The two other tanks are NoSmite and Ria, both previously from X6-Gaming. NoSmite was the main tank player for X6, playing Reinhardt and Winston while Ria was the D.Va player. Both are Korean and extremely familiar with each other, but will Guxue overtake NoSmite’s spot? We’ll have to see.
The support players for the Hangzhou Spark are Ho-jin “iDK” Park, Hyeong-Geun “Revenge” An and Hui-chang “BeBe” Yoon.
The interesting thing about this support line is the origins, as they all come from different teams. iDK comes from the dominant Lucky Future Zenith team in Chinese Contenders, while Revenge is from Seven and BeBe is from X6-Gaming. They are all Korean, so language isn’t a problem, just developing teamwork. iDK is known for his Lucio, while both Revenge and BeBe can play Zenyatta and Ana. Out of those two, it seems like BeBe might start due to his synergy with his other former X6-Gaming players.
The Hangzhou Spark starting lineup should be Krystal and GodsB on DPS, Guxue and Ria on tank, and Bebe and iDK on support.
Along with taking a bunch of players from X6-Gaming, they also took their main coach, Muho “Mask” Lee, along with a coach from both Seven and LGD Gaming, where Guxue started in Chinese Contenders. Coaches that are familiar with their players are always a good sign, but not a guaranteed formula for winning teams. But how will this team fare in the Overwatch League?
Continuing with my rating system, I’m using the classic ‘out of 10’ like I used to in my weekly reviews. Here’s a link if you want to read it, but it’s a bit different now that I’m grading teams based on how their team was built without any game experience.
I’m giving this team a 7/10. Their acquisitions from mainly one underdog Korean Contenders squad (X6-Gaming) is smart. Also mixing other key players like Guxue and iDK make this roster feel like it might fare better than the Toronto Defiant. Why am I comparing the Spark to the Defiant? Both teams take from mainly one underdog Korean Contenders team (the Defiant’s being O2 Ardeont), mixing other Korean players inbetween. Toronto has more ex-Overwatch League players, the Spark have players who have shown their skills on the international level like Guxue and Krystal. I think that Overwatch League experience matters, but not as much as pure skill.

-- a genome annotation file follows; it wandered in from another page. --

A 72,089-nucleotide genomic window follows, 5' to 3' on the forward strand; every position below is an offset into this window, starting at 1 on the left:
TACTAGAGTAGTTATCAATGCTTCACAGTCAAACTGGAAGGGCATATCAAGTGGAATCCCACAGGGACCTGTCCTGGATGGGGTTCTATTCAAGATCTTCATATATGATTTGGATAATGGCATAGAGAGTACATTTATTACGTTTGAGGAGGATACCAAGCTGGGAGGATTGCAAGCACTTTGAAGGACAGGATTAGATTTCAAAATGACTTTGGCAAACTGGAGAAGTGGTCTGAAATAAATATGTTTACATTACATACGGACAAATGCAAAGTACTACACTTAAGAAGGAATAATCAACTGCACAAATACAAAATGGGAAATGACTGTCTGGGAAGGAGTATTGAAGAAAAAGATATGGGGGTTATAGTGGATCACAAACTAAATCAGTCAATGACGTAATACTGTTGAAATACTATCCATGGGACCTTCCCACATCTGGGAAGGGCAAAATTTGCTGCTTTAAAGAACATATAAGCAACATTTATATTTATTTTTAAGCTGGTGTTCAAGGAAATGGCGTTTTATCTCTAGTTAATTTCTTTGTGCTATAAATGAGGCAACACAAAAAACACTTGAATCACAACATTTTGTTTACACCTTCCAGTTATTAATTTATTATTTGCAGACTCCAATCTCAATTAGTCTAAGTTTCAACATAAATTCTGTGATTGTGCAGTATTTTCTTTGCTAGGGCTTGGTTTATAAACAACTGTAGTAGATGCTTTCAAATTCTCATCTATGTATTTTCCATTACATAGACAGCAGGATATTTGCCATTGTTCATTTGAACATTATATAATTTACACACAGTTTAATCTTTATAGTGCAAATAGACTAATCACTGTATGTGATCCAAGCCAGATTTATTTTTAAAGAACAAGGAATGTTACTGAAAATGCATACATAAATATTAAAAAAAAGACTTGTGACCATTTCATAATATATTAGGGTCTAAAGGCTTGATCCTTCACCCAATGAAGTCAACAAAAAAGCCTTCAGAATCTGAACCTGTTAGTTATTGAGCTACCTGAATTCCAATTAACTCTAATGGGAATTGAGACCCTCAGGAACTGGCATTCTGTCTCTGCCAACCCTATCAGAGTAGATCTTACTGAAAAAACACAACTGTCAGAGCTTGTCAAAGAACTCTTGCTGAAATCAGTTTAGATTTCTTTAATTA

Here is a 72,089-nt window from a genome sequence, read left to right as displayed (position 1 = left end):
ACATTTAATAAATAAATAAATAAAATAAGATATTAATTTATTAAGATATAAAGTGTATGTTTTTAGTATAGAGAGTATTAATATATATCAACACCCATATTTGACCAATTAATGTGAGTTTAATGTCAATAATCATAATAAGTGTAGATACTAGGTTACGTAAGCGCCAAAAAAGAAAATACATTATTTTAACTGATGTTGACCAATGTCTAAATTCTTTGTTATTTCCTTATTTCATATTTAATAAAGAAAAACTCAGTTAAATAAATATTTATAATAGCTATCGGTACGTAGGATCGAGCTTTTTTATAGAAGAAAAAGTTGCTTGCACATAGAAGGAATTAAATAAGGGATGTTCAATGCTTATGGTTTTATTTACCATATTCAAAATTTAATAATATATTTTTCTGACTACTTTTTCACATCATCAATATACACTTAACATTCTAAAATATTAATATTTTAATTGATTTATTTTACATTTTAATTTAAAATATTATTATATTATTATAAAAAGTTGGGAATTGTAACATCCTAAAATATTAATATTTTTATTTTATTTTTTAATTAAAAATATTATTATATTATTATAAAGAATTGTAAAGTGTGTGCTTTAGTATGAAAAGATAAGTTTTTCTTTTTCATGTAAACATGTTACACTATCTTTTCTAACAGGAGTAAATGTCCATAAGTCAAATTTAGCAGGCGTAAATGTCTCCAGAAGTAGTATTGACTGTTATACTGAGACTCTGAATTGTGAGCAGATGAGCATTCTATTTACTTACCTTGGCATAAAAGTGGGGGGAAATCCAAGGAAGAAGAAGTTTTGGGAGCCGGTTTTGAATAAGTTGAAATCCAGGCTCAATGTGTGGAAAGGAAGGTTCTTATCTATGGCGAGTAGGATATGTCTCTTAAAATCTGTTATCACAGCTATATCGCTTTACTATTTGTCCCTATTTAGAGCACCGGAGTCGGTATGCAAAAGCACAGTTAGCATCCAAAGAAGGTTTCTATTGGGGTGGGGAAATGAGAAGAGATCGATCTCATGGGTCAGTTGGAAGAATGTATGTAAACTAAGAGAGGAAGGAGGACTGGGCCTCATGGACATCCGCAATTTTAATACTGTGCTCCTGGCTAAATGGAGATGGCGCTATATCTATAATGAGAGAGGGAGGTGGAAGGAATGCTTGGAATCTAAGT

Agree with my opinion? Think I’m completely wrong? Leave a comment with your ideas.
Polish-Canadian game enthusiast. I’ve been entrenched in gaming as long as I can remember, with my first ever game being Pokemon Yellow and my most played game being Borderlands 2 (3000+ hours). Some other key favourites of mine are Transistor and Night in the Woods, but I spend stupid amounts of time playing Overwatch. I recently got my BA Honors in Film Studies, and want to continue to be part of film, gaming and writing.